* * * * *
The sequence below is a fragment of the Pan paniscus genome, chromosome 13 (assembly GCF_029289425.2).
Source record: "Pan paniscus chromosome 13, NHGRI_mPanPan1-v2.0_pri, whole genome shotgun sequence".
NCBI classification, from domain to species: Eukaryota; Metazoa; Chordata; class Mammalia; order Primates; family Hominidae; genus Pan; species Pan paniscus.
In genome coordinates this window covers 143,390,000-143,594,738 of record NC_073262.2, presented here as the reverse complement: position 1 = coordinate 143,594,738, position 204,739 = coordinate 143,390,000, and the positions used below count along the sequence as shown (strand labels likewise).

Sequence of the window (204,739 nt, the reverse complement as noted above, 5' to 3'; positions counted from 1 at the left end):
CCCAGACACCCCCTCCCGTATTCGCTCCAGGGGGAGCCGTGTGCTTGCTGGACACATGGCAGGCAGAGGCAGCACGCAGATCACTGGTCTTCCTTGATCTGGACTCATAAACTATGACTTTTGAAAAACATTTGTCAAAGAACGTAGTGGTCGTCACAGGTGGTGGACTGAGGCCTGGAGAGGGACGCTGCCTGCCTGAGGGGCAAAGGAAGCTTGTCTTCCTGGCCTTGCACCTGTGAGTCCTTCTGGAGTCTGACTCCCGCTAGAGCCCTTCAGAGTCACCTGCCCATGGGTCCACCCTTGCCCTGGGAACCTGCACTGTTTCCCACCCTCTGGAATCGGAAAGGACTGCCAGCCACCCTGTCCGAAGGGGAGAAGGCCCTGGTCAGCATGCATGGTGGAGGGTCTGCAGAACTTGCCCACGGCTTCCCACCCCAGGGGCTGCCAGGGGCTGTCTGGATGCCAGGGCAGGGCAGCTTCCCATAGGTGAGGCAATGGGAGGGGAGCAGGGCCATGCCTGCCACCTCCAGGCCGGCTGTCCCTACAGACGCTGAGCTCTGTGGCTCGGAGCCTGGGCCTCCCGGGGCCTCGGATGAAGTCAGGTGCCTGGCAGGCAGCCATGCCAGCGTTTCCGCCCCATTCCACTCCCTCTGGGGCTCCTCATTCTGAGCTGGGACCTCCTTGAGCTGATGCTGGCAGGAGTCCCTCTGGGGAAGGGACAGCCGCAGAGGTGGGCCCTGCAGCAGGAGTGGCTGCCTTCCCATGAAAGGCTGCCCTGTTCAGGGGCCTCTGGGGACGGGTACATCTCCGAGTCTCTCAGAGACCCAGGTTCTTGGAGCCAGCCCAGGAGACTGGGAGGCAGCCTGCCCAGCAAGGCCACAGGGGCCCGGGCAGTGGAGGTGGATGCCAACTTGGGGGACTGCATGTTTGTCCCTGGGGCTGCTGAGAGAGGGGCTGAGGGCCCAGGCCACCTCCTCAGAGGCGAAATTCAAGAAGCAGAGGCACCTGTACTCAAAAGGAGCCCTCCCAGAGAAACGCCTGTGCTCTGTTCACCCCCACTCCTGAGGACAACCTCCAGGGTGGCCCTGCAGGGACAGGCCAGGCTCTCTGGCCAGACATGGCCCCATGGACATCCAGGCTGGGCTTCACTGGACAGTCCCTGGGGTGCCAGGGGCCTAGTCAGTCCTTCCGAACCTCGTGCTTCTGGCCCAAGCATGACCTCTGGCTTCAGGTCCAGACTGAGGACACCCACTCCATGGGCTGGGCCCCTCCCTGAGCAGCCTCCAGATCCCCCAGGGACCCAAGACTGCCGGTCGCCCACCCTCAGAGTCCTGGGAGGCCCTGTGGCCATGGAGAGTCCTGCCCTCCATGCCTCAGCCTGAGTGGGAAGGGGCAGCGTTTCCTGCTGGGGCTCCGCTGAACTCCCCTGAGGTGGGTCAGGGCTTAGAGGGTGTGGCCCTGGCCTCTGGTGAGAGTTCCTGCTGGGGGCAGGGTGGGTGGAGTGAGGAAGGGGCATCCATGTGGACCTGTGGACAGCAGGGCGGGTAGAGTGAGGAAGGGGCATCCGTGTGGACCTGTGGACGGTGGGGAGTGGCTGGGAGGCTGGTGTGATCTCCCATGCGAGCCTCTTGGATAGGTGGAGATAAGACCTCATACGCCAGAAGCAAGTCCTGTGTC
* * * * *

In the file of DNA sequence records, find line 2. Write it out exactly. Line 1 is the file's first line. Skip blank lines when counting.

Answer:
Source record: "Pan paniscus chromosome 13, NHGRI_mPanPan1-v2.0_pri, whole genome shotgun sequence".